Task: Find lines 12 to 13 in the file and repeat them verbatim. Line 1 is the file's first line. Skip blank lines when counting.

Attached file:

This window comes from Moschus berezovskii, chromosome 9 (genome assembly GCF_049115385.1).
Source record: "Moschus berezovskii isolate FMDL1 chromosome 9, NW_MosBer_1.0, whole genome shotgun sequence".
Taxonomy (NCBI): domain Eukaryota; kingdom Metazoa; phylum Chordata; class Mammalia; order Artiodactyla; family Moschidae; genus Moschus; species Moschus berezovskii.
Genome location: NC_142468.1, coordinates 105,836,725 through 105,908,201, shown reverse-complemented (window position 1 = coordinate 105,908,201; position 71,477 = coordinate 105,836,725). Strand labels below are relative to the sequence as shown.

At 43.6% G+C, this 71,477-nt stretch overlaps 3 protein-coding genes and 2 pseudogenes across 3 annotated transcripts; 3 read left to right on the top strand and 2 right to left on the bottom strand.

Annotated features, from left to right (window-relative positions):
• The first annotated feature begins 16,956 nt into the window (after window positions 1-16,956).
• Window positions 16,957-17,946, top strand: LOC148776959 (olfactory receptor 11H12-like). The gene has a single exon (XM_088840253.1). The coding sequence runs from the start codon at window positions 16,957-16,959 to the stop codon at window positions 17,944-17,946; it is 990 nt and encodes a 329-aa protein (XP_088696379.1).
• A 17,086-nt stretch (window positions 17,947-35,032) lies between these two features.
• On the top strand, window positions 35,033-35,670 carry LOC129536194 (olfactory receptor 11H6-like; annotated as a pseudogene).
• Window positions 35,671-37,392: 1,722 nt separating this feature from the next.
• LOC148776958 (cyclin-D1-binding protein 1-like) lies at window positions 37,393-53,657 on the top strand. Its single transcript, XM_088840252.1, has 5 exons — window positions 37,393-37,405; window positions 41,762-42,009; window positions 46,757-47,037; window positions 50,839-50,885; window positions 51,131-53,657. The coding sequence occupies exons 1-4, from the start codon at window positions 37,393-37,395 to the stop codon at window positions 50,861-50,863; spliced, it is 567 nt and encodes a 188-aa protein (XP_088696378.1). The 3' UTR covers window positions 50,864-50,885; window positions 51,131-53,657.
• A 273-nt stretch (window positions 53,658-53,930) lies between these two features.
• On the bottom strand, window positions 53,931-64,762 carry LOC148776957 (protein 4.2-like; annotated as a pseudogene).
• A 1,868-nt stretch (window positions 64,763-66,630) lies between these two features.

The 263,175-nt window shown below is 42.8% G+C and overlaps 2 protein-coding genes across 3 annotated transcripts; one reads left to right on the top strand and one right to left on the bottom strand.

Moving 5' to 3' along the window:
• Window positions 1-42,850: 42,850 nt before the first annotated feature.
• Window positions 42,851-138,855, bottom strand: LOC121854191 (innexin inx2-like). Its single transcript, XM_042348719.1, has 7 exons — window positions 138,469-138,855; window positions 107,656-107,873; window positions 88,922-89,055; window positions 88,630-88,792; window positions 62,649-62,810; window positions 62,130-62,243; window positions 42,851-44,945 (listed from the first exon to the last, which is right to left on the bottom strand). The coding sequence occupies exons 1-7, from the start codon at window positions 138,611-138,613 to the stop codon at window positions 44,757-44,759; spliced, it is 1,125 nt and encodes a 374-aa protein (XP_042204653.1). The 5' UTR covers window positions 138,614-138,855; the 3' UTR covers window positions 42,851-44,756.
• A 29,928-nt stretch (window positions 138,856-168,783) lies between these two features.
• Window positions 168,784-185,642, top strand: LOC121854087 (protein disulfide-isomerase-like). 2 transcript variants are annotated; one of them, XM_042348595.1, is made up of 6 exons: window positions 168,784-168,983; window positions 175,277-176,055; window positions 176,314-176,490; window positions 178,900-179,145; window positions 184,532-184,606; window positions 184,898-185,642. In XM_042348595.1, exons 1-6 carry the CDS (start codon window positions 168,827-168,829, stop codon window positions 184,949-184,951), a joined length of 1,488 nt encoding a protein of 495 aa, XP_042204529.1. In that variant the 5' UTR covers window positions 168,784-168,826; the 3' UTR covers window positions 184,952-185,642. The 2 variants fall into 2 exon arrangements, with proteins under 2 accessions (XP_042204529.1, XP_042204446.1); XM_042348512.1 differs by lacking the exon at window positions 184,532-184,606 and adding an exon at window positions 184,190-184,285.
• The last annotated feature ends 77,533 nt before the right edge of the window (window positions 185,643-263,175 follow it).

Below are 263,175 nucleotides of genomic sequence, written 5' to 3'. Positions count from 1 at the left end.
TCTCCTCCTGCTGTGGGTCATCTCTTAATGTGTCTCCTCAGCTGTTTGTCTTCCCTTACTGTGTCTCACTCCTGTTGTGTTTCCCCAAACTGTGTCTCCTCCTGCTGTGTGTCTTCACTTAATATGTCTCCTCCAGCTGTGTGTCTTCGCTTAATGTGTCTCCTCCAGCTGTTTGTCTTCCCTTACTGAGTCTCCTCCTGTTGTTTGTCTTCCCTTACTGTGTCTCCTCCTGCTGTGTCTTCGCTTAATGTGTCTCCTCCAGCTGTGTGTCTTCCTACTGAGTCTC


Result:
• LOC148776958 (cyclin-D1-binding protein 1-like) lies at window positions 37,393-53,657 on the top strand. Its single transcript, XM_088840252.1, has 5 exons — window positions 37,393-37,405; window positions 41,762-42,009; window positions 46,757-47,037; window positions 50,839-50,885; window positions 51,131-53,657. The coding sequence occupies exons 1-4, from the start codon at window positions 37,393-37,395 to the stop codon at window positions 50,861-50,863; spliced, it is 567 nt and encodes a 188-aa protein (XP_088696378.1). The 3' UTR covers window positions 50,864-50,885; window positions 51,131-53,657.
• A 273-nt stretch (window positions 53,658-53,930) lies between these two features.